Last autumn, Backaldrin Kornspitz of Austria invested 580mn RUR in a dry baking ingredients production at Stupino Quadrat Special Economic Area.

According to the Center for Macroeconomic Analysts and Short-term Forecasting, in Q1-Q3 2017, the direct foreign investment inflow balance in Russia made up $26.8127bn against $39.643bn in the pre-sanction 2013, $17.295bn in 2014, -$3.053bn in 2014 and $10.871bn in 2016.

Food, drink and tobacco industries recorded the biggest growth – from $33mn in 2014 to 1.691bn in Q1-Q3 2017. In machine building, the index was $916mn in Q1-Q3 2017 against $2.173bn in 2013 and just $211mn in 2014. The inflow of direct foreign investments in science and engineering has grown from $73mn in 2014 to $1.716bn in 2017.

“The situation is not bad: we see that a growing inflow of direct foreign investments and the beneficiary is not only the energy sector but also some processing industries. As a result, we have gone back to the level of 2010-2012. This is a moderately favorable scenario,” says Vladimir Salnikov, Deputy Director General of the Center for Macroeconomic Analysis and Short-Term Forecasting.

According to the expert, the last crisis has paved the way for investors with long-term plans: low RUR rate has enabled them to buy new assets in Russia and to spend less on enlargement. “Our authorities are committed to develop non-energy exports and to substitute imports. The latter task is a good way for some companies to grow amid general stagnation but the former one is still unachievable for most of our producers,” Salnikov says.

According to macroeconomic expert Alexander Polygalov, the Americans keep toughening the sanctions, while the Europeans are beginning to sabotage them. “Even if somebody in Europe is forced to impose sanctions – as was the case with Siemens and turbines for Crimea – they make tough pro forma statements against Russia but none of them hurries to leave the country. Simple math is enough to explain the situation: Europe accounts for over 40% of Russia’s trade, China for 12-15%, the United States for just 3%,” Polygalov says.

He notes that oil and gas are the most affected sector. “But recently we have seen some changes in the United States’ sanction policy. There was a threat that the Siemens case – when the Americans said, “walk back or we will cause you problems somewhere else” would become a general practice but that was possible under Obama. Trump is not as tough as Obama was: his sanction list is just a copy of the Russian Government’s telephone book plus a couple of Russian names from Forbes,” Polygalov says.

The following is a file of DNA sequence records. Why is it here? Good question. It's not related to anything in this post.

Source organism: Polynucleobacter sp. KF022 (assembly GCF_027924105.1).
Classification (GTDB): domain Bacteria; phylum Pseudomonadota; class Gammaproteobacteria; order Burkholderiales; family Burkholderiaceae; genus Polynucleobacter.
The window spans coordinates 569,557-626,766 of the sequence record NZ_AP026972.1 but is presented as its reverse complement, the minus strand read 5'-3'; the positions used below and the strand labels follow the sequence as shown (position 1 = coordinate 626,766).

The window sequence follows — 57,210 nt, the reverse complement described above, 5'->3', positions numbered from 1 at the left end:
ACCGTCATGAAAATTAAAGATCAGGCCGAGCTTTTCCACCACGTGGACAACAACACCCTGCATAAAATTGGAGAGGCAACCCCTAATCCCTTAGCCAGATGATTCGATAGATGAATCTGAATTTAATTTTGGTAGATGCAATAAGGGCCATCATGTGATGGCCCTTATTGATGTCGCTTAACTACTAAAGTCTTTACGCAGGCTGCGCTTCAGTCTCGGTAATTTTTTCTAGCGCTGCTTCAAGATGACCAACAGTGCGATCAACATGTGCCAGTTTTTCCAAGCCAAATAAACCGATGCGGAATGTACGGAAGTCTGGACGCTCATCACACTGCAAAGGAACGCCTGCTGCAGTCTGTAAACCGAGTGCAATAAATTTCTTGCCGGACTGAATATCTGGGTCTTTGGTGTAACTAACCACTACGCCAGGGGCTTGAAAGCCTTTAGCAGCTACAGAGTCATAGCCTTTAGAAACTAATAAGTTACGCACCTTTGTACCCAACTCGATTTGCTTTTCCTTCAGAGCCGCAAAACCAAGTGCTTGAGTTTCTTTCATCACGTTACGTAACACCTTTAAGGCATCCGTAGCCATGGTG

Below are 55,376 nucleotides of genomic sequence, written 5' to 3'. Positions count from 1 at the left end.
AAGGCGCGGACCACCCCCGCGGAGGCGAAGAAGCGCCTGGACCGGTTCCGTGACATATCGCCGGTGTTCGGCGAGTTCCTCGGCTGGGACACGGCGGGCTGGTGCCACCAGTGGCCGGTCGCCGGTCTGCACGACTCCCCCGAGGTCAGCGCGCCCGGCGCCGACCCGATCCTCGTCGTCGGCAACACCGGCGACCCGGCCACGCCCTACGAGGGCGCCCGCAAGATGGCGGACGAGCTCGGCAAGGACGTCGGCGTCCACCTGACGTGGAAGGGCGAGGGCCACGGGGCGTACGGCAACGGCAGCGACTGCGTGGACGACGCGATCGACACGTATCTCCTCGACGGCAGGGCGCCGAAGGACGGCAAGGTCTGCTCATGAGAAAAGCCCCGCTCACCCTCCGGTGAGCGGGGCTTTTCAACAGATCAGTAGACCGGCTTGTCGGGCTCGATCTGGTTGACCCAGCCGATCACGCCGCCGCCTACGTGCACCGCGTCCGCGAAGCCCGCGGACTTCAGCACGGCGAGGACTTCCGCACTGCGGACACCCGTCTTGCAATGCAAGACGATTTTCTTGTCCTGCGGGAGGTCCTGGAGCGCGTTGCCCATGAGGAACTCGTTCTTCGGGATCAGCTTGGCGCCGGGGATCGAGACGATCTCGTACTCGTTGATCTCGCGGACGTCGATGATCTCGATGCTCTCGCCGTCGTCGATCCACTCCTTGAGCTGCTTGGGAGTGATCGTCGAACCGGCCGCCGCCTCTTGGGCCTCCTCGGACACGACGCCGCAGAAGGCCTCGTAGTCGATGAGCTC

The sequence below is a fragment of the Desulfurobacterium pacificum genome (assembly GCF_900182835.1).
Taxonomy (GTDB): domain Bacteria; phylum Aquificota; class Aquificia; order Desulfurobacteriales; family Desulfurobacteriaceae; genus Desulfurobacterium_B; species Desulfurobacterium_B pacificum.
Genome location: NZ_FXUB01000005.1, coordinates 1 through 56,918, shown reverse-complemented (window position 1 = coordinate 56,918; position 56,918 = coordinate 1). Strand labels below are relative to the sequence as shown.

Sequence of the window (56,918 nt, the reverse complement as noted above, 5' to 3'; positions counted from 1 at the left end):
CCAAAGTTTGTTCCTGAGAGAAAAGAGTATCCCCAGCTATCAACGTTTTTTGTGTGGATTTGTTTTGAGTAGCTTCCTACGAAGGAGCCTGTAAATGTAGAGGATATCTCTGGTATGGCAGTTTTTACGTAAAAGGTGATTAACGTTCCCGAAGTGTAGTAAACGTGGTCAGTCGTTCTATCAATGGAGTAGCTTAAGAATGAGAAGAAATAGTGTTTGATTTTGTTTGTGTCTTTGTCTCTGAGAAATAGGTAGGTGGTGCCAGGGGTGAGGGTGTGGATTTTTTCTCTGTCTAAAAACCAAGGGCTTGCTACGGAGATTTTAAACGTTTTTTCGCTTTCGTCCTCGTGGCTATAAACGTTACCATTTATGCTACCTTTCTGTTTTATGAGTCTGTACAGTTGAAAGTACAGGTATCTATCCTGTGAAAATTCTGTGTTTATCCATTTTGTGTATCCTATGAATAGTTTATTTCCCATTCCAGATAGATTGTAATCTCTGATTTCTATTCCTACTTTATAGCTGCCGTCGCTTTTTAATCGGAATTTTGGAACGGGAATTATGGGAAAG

The last report by the Russian Presidential Academy of National Economy and Public Administration and Russia’s Economic Development Ministry says that many companies have adapted themselves to the sanction regime and are focused on enhancing their efficiency and developing their major assets in Russia.

The report quotes President of BP Russia David Campbell as saying last year that his company would continue investing in Russia. “But foreign investors are still facing big obstacles in Russia, like unfavorable investment climate and the risks of low economic growth in the coming years and new macroeconomic restrictions,” says the report.

“The key obstacle to a larger inflow of foreign investments is not very stable macroeconomics and shaky RUR rate. Export-oriented investment projects are strongly dependent on the RUR rate as most of their components are imported. Unfortunately, RUR is not stable. Today its real effective exchange rate is at the level of 2013. Against USD, it has fallen but against the currencies of our major trade partners, it is on the pre-crisis level. In industry, costs are even higher than they were in 2013. The only advantage is that in Russia wages are low despite certain growth over the last years,” Salnikov says.

According to Assistant Professor from the National Research University Higher School of Economics Pavel Rodkin, the sanctions have not affected the global financial capital. As a result, Russia continues buying U.S. bonds despite its contentions with the United States.

“The sanctions are affecting not only Russia but also their authors in the West, but they are having no impact on global financial mechanisms. While the real sector is suffering from restrictions and losses, the financial capital is getting stronger. Hence, we can say that the sanctions are meant to benefit the global financial capital,” Rodkin says.

Nikolay Protsenko